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Old December 18th, 2008, 10:34 AM   #1
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Legal peer-to-peer sharing is dead

Joost will drop its peer-to-peer application and will focus on its web app.

Joost Scraps Video App - 12/17/2008 5:56:00 PM - Multichannel News

That's not to say peer-to-peer sharing is dead. (And not to say that the MPAA won't stop trying to kill it.)
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Old December 18th, 2008, 05:17 PM   #2
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'Forrester Research analyst James McQuivey said the development means that peer-to-peer “as a platform for legal consumer video is dead.” '

I love analysts.

The assumption here is that legal consumer video only comes from studios, and thus if they won't use peer-to-peer distribution it's dead.

There's a lot more people out there making video than ever before (there may even be a few around this site ;). Once you've uploaded a video to amazon's S3 you can turn it into a torrent in seconds - now you can distribute even HD videos for pennies a copy. Add in card-processing fees and you can sell and distribute your video for somewhere in the range of $.50 a copy, paying as you go with almost no upfront cost and no fullfillment hassles. Sell your videos for a few dollars a copy - make them so cheap that it's not worth the trouble to find a pirated copy for most people. Sell a copy for less than it costs to rent a studio picture from the video store. It's almost pure profit at that point so you make your profit on volume - you just need to find your audience.

Downloads have a smaller market of course because not everyone can play them on a tv, but that situation is only going to get better as more and more devices hit the market that can play video files on something other than a computer. A 720p mp4 will play on apple tv or PS3 as well as a lot of less common media devices.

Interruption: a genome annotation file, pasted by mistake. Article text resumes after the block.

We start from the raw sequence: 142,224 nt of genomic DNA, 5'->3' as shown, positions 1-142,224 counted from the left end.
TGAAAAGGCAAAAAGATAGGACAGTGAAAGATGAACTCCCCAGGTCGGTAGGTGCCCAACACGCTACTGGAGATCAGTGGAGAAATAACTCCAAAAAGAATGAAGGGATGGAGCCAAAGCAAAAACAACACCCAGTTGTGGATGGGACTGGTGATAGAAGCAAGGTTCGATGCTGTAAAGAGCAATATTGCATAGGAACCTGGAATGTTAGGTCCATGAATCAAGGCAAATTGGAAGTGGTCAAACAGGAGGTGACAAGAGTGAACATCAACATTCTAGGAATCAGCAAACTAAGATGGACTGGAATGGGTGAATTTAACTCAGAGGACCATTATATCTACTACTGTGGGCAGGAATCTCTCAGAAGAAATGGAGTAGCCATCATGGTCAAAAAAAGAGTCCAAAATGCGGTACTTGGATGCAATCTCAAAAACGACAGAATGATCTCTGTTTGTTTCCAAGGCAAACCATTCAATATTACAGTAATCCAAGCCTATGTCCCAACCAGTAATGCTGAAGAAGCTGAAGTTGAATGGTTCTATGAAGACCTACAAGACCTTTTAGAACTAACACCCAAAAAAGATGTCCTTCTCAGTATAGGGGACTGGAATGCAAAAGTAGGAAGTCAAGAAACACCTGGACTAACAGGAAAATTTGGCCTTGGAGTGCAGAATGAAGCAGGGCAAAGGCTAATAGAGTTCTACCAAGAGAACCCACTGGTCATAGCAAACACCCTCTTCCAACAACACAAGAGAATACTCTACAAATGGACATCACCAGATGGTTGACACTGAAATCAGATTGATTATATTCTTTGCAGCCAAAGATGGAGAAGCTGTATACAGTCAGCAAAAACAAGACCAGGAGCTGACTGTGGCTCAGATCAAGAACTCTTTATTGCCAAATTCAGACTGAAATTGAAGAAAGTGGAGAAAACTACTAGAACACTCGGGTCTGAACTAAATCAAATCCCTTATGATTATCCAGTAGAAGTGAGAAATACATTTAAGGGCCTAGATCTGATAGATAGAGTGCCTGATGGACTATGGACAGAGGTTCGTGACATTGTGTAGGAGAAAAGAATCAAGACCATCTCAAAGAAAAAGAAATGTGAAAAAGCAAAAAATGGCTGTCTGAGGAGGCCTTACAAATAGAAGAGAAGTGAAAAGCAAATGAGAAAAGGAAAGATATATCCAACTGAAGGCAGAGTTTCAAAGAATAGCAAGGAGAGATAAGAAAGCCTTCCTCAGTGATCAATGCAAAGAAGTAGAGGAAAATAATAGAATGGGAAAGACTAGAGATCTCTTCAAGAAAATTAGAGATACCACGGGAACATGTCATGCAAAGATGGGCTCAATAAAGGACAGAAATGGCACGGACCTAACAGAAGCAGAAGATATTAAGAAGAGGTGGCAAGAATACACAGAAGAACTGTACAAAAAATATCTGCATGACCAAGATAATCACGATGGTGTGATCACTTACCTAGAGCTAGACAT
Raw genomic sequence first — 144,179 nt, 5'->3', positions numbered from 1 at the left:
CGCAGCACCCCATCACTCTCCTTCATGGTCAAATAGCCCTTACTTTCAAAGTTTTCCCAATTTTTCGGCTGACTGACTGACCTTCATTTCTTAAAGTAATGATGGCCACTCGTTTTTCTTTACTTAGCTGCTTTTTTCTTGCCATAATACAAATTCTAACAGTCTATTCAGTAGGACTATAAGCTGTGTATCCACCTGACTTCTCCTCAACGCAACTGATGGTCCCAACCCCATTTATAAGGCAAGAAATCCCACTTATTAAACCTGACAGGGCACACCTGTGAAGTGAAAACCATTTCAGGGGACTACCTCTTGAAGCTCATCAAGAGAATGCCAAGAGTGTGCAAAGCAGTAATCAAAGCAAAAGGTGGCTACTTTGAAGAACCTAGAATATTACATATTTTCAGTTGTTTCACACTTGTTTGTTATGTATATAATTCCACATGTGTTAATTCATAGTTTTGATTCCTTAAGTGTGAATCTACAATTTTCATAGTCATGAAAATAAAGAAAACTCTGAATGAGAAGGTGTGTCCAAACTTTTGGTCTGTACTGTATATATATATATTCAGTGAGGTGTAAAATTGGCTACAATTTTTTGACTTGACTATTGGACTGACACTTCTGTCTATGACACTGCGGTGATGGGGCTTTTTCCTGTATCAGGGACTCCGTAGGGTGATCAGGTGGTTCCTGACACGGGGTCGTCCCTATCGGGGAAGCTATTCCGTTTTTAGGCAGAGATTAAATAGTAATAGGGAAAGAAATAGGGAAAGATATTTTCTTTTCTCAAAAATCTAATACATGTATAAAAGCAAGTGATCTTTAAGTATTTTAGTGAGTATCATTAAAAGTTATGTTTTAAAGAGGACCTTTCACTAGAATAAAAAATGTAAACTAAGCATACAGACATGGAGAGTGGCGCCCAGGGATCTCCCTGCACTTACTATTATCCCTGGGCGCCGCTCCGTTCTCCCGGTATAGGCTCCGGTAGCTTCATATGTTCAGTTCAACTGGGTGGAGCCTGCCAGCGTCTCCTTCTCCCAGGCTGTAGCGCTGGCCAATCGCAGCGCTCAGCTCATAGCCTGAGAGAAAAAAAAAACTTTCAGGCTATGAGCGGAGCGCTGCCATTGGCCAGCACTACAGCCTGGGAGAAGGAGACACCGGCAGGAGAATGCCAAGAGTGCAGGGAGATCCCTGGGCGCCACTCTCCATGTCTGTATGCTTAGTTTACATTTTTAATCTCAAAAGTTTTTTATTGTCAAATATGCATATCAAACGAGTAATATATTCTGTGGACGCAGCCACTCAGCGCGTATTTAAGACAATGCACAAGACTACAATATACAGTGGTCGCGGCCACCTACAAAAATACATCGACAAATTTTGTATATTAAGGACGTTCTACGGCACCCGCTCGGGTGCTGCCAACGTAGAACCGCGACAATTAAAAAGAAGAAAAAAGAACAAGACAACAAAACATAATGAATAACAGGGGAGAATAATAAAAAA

So peer-to-peer as a platform for legal studio content may be dead, but I think the potential exists for it to become the best platform for independent media distribution.
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Old December 20th, 2008, 07:32 AM   #3
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I agree with you Evan, it just seems like it is a ways off before I can produce a video and tell folks to go and download it instead of getting a disc, and expect very many hits.

Silly me thought the industry might learn from the DVD extended rollout and the HD deliverable might be more organized and not confuse the consumer again.

Well I was wrong.

I have a worse outlook now as it seems Blu-ray is un-defineable and most people (over 30) do not feel comfortable with HMPC and media downloads.

When one steps back, it is quite a messy situation for all parties.

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Old December 20th, 2008, 12:41 PM   #4
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I think that in some years it might develop into that everything is watched on the web similar to youtube, but with a lot bigger speeds.
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Old December 22nd, 2008, 02:03 PM   #5
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Why doesn't a site like Vimeo use p to p? Not enough control? I don't understand their business model, and can't guess at how they intend to make money.
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